"When you constantly hear people say you're nothing, you go to a bad school, you're stupid, that becomes pretty much all you know," says Kaleena Rounds, valedictorian of Central High School. "A lot of these things keep people down. After a while, you're like, 'They're right, I'm not worth anything. I'm not even gonna try.'"
But, of course, Rounds and other students have tried, yet adults caught up in the district's political battles often ignore successes. That's what happened on May 15 when a group of Rounds' classmates gathered at 1211 McGee for a presentation before the school board about Central's award-winning peer counseling program. Its director, Mike Patterson, had recently beat out high school counselors from across the United States for the National Peer Helpers Association Professional Award, and students wanted to celebrate as he received props from the board.
But their moment of glory was upstaged by a made-for-TV drama. A hoard of parents arrived on the same night to wave picket signs and berate board members for leaving them in the dark. The action netted a glowing story in the morning paper -- "Concerned parents took a big step ... toward improving communication with the Kansas City School District." The following Sunday, Kansas City Star editorial page editor Rich Hood hailed it in a column titled "Amid all the gloom, signs of hope."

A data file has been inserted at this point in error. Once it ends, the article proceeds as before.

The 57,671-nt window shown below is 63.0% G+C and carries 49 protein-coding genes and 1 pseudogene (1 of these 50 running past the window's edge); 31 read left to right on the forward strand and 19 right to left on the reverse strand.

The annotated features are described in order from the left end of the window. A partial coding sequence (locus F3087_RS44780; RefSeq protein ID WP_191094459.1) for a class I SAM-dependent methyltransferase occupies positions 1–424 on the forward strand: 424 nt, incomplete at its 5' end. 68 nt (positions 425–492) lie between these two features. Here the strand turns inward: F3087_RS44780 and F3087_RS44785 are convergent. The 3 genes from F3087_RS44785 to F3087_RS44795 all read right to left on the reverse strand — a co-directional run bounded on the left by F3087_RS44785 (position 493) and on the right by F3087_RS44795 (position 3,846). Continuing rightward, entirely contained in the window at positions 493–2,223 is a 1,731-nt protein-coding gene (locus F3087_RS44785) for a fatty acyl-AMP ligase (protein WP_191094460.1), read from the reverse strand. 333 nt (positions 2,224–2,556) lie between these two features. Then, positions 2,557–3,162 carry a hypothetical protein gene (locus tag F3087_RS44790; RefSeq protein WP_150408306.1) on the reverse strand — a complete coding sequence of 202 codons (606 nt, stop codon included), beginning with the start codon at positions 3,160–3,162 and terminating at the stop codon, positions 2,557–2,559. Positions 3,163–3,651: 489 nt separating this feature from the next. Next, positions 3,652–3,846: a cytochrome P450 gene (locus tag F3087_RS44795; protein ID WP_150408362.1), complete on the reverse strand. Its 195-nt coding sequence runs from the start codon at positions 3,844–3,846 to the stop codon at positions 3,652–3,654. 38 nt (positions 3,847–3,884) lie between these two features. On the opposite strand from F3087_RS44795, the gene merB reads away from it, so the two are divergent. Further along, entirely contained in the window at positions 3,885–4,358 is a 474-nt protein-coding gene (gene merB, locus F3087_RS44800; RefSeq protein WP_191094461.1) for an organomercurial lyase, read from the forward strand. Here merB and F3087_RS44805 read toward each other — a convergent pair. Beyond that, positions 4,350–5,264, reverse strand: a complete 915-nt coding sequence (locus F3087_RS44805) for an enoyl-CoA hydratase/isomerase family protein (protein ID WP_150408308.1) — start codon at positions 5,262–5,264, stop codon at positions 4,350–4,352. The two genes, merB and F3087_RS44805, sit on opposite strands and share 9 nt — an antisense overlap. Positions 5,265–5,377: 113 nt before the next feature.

But the Central students saw it differently. They saw a bunch of publicity-hungry parents bitch for a few minutes and promptly leave, media in tow. "It was like they contradicted theirselves," says senior Reginald Martin, who recently won the school's prestigious Principal's Leadership Award. "They stood there saying they wanted the board to work with parents, but they wouldn't even stay while the board went about [its] business."
And once again, the children of Central were left behind.